Las Vegas Sun

August 20, 2019

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Jon Ralston:

A speech, a story, a slur and a special

Emptying out the notebook with your Friday Flash after a busy week in Nevada politics featuring Mitt Romney’s pleasant sojourn in North Las Vegas, Shelley Berkley’s unpleasant sojourn on the front page of The New York Times, Chris Christie’s admonition against a hot sojourn in Las Vegas and Kate Marshall’s Kafkaesque sojourn as a Republican:

• The Massachusetts of the West: Laying down yet another marker, Romney chose, of all the places in the world, North Las Vegas to announce his jobs plan. As I have said, Mitt Romney and North Las Vegas go together like Harry Reid and “Dancing With the Stars.” But the incongruity was lost on the hundreds of partisans who were thrilled he was here — briefly — on his way to the GOP debate in Simi Valley, Calif., a place not unlike North Las Vegas.

It’s not just that no other candidate can match Romney’s organization in Nevada. It’s that no other GOP hopeful has any organization in Nevada.

Herman Cain is making some sub rosa noises and Texas Gov. Rick Perry is talking to consultants here. But until someone decides to put some money into Nevada, this is Romney Country.

• So there is a way to shut Shelley up? As the portable oxygen tanks are wheeled into the offices of the U.S. Senate majority leader and the Democratic Senatorial Campaign Committee after that New York Times expose on Rep. Shelley Berkley, the collective breath-holding will continue for a time.

As I have previously written, Reid was initially tepid about Berkley as the party standard-bearer against Sen. Dean Heller. But once he was in, he was, as usual, all in. Just ask Byron Georgiou, elbowed to the sidelines by Reid & Co., and now surely wondering why he is not first-string.

Berkley may well weather the storm — she is nothing if not indomitable. And her campaign’s argument that she was advocating for patient access that coincidentally helped her husband’s business may sway some folks. But I continue to believe that by snubbing the Times and refusing local interviews, she makes the appearance worse and increases speculation there is fire beyond the smoke. (This is not just about getting her on “Face to Face,” but now that you mention it ...)

Let’s face it: It doesn’t matter as much what Berkley does now — although she is her own best advocate — as how Heller and the Republicans use the issue next year. Assuming, that is, that Reid & Co. don’t panic — they won’t if nothing else surfaces — and decide to put someone else in the game.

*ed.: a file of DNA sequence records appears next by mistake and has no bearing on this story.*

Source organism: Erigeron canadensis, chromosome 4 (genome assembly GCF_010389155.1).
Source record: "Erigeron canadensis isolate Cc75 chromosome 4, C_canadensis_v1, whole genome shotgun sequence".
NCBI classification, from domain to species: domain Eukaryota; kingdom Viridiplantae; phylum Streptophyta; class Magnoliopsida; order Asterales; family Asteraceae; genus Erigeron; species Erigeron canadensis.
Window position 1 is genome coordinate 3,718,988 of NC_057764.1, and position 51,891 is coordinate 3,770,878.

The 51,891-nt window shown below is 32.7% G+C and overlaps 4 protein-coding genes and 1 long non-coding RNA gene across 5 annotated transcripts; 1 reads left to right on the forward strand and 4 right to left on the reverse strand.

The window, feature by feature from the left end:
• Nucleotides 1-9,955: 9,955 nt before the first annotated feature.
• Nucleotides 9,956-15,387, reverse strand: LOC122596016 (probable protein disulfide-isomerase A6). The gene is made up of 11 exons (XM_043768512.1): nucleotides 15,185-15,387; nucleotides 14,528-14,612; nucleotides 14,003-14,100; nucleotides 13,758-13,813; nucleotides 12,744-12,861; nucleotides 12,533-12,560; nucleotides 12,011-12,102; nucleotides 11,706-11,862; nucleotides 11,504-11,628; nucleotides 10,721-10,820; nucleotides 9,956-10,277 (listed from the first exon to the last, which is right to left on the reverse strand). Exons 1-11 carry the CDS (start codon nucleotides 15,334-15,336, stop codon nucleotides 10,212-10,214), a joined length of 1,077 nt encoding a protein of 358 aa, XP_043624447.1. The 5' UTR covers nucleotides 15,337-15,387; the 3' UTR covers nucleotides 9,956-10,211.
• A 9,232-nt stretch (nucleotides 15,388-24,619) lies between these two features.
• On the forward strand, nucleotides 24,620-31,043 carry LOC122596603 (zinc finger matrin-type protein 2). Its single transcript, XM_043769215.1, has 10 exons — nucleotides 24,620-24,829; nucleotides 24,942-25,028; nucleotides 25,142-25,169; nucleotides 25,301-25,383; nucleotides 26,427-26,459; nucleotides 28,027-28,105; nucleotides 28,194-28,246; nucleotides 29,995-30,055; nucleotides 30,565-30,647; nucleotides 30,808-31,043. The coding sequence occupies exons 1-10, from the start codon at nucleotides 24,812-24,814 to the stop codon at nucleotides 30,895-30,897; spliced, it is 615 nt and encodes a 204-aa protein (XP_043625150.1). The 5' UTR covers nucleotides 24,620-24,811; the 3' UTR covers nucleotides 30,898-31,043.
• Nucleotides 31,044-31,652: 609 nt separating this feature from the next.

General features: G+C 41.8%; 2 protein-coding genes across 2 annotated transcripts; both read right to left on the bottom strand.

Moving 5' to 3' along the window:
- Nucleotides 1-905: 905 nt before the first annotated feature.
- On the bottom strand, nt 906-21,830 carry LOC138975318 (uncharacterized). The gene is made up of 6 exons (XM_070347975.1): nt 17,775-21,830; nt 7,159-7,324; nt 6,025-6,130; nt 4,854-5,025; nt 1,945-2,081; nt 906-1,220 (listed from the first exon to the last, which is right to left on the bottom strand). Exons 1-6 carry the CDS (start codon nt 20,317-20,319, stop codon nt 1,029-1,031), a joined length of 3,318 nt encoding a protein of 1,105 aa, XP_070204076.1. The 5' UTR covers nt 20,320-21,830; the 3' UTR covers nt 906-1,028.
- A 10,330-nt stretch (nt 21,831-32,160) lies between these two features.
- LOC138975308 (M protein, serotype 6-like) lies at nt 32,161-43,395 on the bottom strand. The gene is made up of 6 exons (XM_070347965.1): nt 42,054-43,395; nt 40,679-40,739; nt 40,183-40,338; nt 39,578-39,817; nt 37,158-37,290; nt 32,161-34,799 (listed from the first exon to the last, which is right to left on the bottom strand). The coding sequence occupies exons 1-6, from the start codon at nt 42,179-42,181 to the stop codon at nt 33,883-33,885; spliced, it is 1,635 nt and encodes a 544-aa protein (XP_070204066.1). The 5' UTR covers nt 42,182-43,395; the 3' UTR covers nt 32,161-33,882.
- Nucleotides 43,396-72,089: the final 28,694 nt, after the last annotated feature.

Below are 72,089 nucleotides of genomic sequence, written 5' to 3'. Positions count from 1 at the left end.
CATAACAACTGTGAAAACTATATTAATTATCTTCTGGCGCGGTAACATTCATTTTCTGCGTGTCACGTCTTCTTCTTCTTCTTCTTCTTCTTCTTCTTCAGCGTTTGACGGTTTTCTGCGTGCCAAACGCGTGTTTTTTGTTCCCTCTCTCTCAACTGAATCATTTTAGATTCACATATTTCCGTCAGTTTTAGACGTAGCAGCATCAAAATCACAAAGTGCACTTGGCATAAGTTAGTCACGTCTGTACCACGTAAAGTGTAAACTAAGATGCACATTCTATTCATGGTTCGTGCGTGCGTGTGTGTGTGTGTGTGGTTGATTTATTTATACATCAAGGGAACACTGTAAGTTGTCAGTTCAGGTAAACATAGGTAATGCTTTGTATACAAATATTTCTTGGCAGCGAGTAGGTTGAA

• Viva Atlantic City? I was quite amused — and pleased — to see the reaction of Las Vegas officials after New Jersey Gov. Chris Christie, using the same kind of bluster to boost a city that a certain former Las Vegas mayor might have, said: “There is no reason people should go to Las Vegas in the summer. You’d have to be stupid to do that.”

The response: Measured and wry, especially from new Mayor Carolyn Goodman, who among other things, declared: “Las Vegas is nirvana.”

Well, yes, if nirvana has 13 percent unemployment, thousands of homes underwater and dozens of businesses shuttered. Other than that …

• For whom the bellwether tolls: Amid all the hand-wringing about Democratic Treasurer Kate Marshall’s metamorphosis into a Republican vermin and the lamentations about the national Democrats abandoning her, the simple story of the first House special election since 1865 is that it was decided July 5.

That was the day the state Supreme Court upheld a lower court ruling that nixed Secretary of State Ross Miller’s “ballot royale,” a free-for-all that would have attracted several Republicans besides Mark Amodei. The GOP hopefuls would have split the Republican vote and potentially allowed Marshall to garner enough votes to win — and surely would have attracted outside spending to boost her chances.

Many national pundits and partisans will use Marshall’s almost-certain loss — early voting shows the Republicans with a 20 percentage point turnout advantage — to spin a narrative, especially if the Democrats also lose the special election Tuesday for Anthony Weiner’s seat. But observers almost always read too much into isolated elections to manufacture harbingers of oncoming doom or distant victory.

Marshall won’t lose because she is a poor actress who should have played to type. She is going to lose because the 2nd Congressional District always has been held by a Republican and, barring a redistricting miracle, always will be.

As for Amodei, who proposed the largest tax increase in history and whose love/hate relationship with Paul Ryan could have been costly, he was in the right place at the right time. And that, too often, is all it takes.

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